1. Approximately 7,500 humanities and social sciences books (in no more than three copies per title) to be selected from titles offered by Harvard University Press, MIT Press, and Yale University Press. To be shared with the Central Library of Mustansiriyah University, the Central Library of the University of Technology and the Central Library of the University of Baghdad
2. Arabic-language law materials donated by the Harvard Law School Library
3. Arabic-English/English-Arabic dictionaries (to be purchased)
(OCLC electronic cataloging records to be provided)

• IRD (for the University of Anbar), two shipments: selected new books and CD-ROMs, with a focus on medicine, engineering, computer science and science

• An additional two shipments to universities and technical institutes in northern Iraq are in the planning stages

Sabre has also received requests for shipments to the following universities: University of Babylon, University of Basra, University of Baghdad, Diyala University, and Mustansiriyah University.

The following institutions provided funding to cover Sabre Foundation’s costs of organizing, packing and sending the shipments:

• The Ministry of Higher Education, Kurdistan Regional Government: for three shipments benefiting universities and technical institutes in the north

• Mosul University: for the 2006 shipment

• The US Embassy in Baghdad: for three upcoming shipments (College of Medicine, University of Baghdad; National Library and Archive; and University of Mosul)

• From Washington DC-based, IRD (International Relief and Development): for two upcoming shipments to benefit the University of Anbar

In addition, Cleary Gottlieb Steen & Hamilton LLP, New York, NY, donated funds for the provision of learning materials to educational institutions in Iraq.

Presented at the March 27, 2008, "Education, Health and Socio-Economic Developments in Iraq Today" conference at the Library of Congress.

Tania Vitvitsky

Cambridge, MA

Apr 15 2008 - 5:50pm

Web Letter

With regard to the author's comment about the "increasingly unstable position of American libraries" and "budget cuts here," a February 4, 2008 press release from the American Library Association bearing the title "Libraries nationwide to benefit from President Bush's proposed budget" [ala.org] had as its first sentence, "The American Library Association (ALA) applauds the funding increases for libraries proposed in President Bush's fiscal year (FY) 2009 budget, released this morning."

Jack Stephens

Los Angeles, California

Apr 10 2008 - 5:22pm

Web Letter

A well-written article about how the US stood by while Iraq's cultural and historical heritage was pillaged and how U.S. efforts to "rebuild" Iraq have ignored culture.

However, I do take exception to something in your article. You write, "And it was from Baghdad that these works [Greek and Latin texts we accept as the foundation of Western thought] would eventually make their way to medieval Europe and help lift that continent from its benighted, post-Roman intellectual torpor."

Not true; you should know that it was very largely from Byzantine Greek Constantinople, not Arab Baghdad, that classical literature and culture was transmitted to Western Europe, thus helping to jump-start the Renaissance (see the excellent book, Sailing to Byzantium, by Colin Wells).

Jason Moore

Houston, Texas

Apr 10 2008 - 4:40pm

Web Letter

Thank you for an interesting, well-researched and poignant article.

People can locate themselves in history and reproduce their culture if they have rich and diverse representations of the past. Libraries are the repositories of such representation--call it 'culture'--and as such must be of inestimable value to all 'cultured' people.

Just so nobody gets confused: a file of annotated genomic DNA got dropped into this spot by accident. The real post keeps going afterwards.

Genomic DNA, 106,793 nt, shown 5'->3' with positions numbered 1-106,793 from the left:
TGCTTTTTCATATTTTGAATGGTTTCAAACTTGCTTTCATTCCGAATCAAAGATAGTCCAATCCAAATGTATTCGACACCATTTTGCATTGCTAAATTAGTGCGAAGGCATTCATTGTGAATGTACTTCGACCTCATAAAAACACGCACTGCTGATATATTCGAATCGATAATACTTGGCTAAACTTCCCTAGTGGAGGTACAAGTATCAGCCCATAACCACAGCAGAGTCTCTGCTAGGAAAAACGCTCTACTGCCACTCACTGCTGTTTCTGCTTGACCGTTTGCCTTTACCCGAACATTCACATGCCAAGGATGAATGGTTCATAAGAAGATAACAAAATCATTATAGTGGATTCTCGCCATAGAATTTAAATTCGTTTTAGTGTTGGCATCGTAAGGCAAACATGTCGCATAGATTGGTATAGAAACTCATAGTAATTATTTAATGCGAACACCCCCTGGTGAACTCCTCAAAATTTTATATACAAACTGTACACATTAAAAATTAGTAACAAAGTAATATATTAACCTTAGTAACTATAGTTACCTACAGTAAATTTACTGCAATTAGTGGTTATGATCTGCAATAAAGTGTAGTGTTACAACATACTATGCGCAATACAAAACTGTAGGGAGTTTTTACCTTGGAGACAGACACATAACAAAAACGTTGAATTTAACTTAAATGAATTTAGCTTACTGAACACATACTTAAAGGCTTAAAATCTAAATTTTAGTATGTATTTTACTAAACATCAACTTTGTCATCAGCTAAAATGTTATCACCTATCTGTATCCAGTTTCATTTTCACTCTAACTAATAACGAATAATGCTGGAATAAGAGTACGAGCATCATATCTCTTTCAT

The scenes acted out in the Iraq National Library and Archives seem to be a clash between two cultures. But not exactly the ones that the phrase evokes.

In one (the occupied,) the mainstream valued the past and their most prized cultural institutions (the Qur'an, the Haj, etc.) have venerable history. The preservation of a particular culture (the Ummah) is fundamental to all aspects of life. Thus their explanations for the present and for conduct are in the light of the past, or of an imagined past.

In the mainstream of the occupiers' culture, the greatest desideratum is the new (the latest discovery, product, weapon or procedure.) History is brief, and is framed in a nationalist narrative. Here, as Marshall Berman puts it, 'all that is solid melts into air' so that capital can renew itself. Science and the secular explain the past in terms of data in the present.

So the failure to protect the libraries conveys a very precise message. But it can also be seen as a material act of cultural war--an attack on the repositories of the past that the subject culture had used to orient itself in time and history. As conquered peoples, they are presumably expected to embrace the fleeting culture of the new, along with and perhaps indistinguishable from 'democracy', that flickers intermittently on their television screens.

One way to distinguish whether the conquerors are barbarians or not is to see whether they spare the libraries.

Michael Cope

Cape Town, South Africa

Apr 10 2008 - 3:49am

Web Letter

Dear Sir:

Thanks for the courage to publish the article.

The only press that seems to care about honest journalism, with a few exceptions like you, seems to be in other countries. Why, if we are suppose to be the shining city on the hill, are we behaving like Germany of the thirties? Have we gone beyond the point of recovery? Why don't we know that we have literally turned the entire county of Iraq into a parking lot? What about the museums? What will history say about the country that our parent worked, suffered and died for? If they, our parents, were the greatest generation, what have we become?

James Pinette

Caribou, Maine

Apr 10 2008 - 12:27am